Easing the transition to GHS label compliance
Flexible, lower cost options enable organizations to print durable GHS labels on demand
At the 5.3 million organizations exposed to hazardous chemicals in the U.S., managers in charge of safety, purchasing, facilities or operations must now ask if their chemical labels are GHS compliant.
The “Globally Harmonized System” (GHS) was established by the United Nations to create a unified system for identifying and communicating hazardous chemicals. In the U.S., OSHA set a June 2015 deadline for chemical manufacturers to use GHS compliant labels, followed by a December 2015 deadline for distributors, and June 2016 deadline for end users.
Chemical manufacturers must re-classify their hazardous chemicals based on a common chemical classification system defined by GHS. They must update their safety data sheets and use GHS-compliant labels to identify their hazardous chemicals.
Chemical importers and distributors, in turn, must ensure the hazardous chemicals they sell have GHS-compliant safety data sheets and GHS-compliant labels.
Employers with hazardous chemicals in the workplace, for their part, must ensure they have safety data sheets and labels for their exposed workers, and train them to handle the chemicals properly.
On each GHS label, six specific items of data are required: Product Name or Identifier; Hazard Statement; Signal Word; GHS Pictogram symbols; Precautionary Statement; and Supplier Information.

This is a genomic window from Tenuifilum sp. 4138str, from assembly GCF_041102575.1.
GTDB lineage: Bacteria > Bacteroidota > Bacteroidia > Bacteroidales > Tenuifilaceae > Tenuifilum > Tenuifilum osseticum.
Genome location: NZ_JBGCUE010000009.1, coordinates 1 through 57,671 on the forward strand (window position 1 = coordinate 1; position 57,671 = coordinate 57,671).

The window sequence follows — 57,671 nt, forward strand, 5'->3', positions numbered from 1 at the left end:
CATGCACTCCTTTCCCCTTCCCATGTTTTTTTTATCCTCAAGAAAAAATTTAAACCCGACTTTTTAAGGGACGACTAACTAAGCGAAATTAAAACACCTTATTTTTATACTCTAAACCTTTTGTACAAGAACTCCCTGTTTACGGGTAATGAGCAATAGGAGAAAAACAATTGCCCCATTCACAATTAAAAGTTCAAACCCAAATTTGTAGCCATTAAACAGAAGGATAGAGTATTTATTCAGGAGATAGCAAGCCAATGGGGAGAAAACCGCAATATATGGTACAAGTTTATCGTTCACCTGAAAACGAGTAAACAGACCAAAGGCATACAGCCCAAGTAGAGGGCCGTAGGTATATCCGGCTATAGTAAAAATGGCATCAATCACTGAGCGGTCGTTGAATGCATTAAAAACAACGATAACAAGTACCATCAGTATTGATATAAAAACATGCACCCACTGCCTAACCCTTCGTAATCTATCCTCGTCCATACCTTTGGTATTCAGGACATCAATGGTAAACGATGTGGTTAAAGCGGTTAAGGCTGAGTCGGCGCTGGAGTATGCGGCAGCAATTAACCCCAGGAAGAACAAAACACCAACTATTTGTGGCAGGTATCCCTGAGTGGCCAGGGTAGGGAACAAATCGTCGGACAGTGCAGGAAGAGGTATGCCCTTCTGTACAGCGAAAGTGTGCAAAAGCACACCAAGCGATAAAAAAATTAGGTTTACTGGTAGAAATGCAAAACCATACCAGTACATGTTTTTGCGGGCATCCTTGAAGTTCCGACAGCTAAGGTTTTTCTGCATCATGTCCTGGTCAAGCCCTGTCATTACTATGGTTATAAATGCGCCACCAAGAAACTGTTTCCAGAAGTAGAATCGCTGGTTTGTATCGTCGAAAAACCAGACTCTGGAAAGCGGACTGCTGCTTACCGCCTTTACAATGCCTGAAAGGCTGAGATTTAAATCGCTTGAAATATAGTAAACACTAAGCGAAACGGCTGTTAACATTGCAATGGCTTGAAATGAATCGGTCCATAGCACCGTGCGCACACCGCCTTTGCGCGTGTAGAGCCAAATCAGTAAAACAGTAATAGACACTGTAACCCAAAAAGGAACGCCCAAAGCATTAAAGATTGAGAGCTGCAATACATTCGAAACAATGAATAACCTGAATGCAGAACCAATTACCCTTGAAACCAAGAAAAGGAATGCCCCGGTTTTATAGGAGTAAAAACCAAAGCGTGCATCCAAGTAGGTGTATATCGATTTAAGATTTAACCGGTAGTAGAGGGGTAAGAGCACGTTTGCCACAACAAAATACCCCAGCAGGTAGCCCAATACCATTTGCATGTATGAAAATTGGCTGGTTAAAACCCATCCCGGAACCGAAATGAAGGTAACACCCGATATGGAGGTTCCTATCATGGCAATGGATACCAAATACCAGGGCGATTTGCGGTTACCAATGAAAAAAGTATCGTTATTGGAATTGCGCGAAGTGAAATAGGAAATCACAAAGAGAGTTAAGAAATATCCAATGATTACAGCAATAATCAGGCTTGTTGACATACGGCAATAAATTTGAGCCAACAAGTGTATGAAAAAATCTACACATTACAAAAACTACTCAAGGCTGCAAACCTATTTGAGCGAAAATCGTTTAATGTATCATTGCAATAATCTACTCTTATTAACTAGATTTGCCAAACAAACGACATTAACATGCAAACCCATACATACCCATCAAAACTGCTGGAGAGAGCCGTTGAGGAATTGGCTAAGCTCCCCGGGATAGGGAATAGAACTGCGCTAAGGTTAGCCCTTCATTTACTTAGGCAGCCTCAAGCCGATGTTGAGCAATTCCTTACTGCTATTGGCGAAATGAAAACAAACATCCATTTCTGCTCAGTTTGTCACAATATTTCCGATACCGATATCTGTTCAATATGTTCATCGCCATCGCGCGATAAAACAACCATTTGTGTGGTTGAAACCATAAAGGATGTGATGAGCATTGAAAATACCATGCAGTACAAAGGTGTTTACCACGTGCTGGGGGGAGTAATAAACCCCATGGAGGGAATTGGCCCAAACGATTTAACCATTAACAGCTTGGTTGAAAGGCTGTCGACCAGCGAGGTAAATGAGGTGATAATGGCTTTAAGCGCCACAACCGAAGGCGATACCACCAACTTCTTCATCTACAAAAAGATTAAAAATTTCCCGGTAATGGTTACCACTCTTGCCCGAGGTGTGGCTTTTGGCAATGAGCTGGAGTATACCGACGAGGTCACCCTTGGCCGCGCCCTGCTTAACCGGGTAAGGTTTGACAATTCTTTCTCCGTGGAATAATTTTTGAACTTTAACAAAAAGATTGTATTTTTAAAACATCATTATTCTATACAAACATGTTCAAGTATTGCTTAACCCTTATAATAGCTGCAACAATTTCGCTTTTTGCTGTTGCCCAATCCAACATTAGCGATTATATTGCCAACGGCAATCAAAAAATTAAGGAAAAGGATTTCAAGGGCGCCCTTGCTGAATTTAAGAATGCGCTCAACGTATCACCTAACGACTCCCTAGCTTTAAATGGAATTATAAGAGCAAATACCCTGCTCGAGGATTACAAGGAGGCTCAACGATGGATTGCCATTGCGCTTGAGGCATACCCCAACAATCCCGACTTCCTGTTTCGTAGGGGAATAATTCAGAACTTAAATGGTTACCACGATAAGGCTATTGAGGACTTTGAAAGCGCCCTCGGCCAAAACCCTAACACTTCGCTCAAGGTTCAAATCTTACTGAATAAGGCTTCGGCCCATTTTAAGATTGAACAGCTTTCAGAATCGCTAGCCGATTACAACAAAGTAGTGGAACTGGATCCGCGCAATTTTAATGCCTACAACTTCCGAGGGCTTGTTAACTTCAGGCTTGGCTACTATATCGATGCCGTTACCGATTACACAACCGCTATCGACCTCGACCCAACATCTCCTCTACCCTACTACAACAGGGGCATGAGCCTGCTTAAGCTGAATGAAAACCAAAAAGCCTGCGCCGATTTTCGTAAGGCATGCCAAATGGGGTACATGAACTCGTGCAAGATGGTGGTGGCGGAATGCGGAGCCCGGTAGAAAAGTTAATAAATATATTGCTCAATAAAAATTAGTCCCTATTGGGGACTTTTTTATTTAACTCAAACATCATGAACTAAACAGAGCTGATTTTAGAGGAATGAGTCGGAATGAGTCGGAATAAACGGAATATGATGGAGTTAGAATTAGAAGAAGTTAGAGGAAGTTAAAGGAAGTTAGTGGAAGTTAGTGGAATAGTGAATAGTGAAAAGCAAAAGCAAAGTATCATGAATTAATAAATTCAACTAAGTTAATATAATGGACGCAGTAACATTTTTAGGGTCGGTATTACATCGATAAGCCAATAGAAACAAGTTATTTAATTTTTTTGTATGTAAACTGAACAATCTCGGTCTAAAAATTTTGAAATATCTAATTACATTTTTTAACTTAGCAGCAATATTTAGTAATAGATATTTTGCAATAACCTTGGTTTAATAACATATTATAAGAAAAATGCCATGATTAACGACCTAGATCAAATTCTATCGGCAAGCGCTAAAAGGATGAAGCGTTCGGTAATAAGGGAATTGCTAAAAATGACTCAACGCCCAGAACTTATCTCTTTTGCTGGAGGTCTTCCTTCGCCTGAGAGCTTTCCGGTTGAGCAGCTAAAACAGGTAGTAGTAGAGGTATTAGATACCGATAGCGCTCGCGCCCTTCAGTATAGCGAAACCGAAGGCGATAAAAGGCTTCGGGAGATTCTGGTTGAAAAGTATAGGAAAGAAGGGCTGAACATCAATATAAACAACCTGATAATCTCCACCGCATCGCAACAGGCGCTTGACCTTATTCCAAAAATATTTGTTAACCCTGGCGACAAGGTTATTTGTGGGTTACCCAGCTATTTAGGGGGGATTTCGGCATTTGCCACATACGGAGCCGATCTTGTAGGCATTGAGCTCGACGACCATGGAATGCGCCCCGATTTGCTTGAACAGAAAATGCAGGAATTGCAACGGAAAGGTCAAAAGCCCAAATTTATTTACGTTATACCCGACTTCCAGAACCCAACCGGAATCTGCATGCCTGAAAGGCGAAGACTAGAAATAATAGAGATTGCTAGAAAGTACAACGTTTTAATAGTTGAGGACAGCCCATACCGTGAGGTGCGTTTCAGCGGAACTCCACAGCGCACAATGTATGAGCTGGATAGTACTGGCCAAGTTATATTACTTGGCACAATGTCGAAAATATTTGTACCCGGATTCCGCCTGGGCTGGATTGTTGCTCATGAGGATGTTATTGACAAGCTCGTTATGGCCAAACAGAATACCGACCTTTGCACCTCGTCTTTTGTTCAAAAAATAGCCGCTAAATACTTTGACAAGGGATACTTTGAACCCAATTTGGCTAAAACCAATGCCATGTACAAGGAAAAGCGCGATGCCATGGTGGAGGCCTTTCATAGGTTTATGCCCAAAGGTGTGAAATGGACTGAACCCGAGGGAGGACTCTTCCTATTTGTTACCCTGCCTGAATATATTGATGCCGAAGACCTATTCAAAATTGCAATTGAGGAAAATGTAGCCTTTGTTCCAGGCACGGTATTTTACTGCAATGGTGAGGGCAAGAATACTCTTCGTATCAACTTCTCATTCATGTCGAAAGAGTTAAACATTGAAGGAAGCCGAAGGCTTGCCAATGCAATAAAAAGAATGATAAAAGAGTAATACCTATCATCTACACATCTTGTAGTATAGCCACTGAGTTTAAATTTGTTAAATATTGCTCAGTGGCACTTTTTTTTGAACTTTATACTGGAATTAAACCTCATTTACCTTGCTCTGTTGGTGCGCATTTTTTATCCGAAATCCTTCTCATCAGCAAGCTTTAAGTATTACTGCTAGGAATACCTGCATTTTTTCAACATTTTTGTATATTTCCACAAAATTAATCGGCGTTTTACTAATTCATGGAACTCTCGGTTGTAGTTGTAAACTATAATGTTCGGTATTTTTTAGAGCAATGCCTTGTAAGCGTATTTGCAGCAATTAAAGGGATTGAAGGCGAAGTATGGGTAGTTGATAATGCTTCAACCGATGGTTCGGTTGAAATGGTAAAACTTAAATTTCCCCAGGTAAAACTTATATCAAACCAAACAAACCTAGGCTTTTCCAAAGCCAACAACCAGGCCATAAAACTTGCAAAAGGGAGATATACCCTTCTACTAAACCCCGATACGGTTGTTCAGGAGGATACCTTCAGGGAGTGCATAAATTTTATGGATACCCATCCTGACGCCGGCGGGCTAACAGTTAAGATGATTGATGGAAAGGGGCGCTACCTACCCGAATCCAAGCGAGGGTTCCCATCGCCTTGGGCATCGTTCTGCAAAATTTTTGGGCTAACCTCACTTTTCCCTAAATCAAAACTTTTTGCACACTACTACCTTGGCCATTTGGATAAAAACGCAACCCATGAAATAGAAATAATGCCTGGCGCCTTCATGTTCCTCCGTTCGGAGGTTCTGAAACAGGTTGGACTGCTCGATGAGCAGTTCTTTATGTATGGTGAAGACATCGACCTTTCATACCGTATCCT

In place of the familiar black and white pictogram symbols previously used in safety labeling, it is important for Environmental Health and Safety (EHS) managers to realize that GHS labels now require pictogram symbols that convey hazard information with a red diamond border.
Implementing GHS labeling can seem daunting, particularly to small and medium sized businesses, but it does not have to be. While large organizations can hire integrators to automate GHS software with a bank of printers tied into high-end ERP infrastructure, small and medium sized businesses do not require this approach.
Instead of investing in costly dedicated printer/label/software systems, small to medium sized organizations are easing the transition to GHS label compliance. More are turning to flexible, lower cost options, such as industrial-grade labels from Avery, that allow printing durable GHS labels on demand with existing laser printers and certain inkjet printers.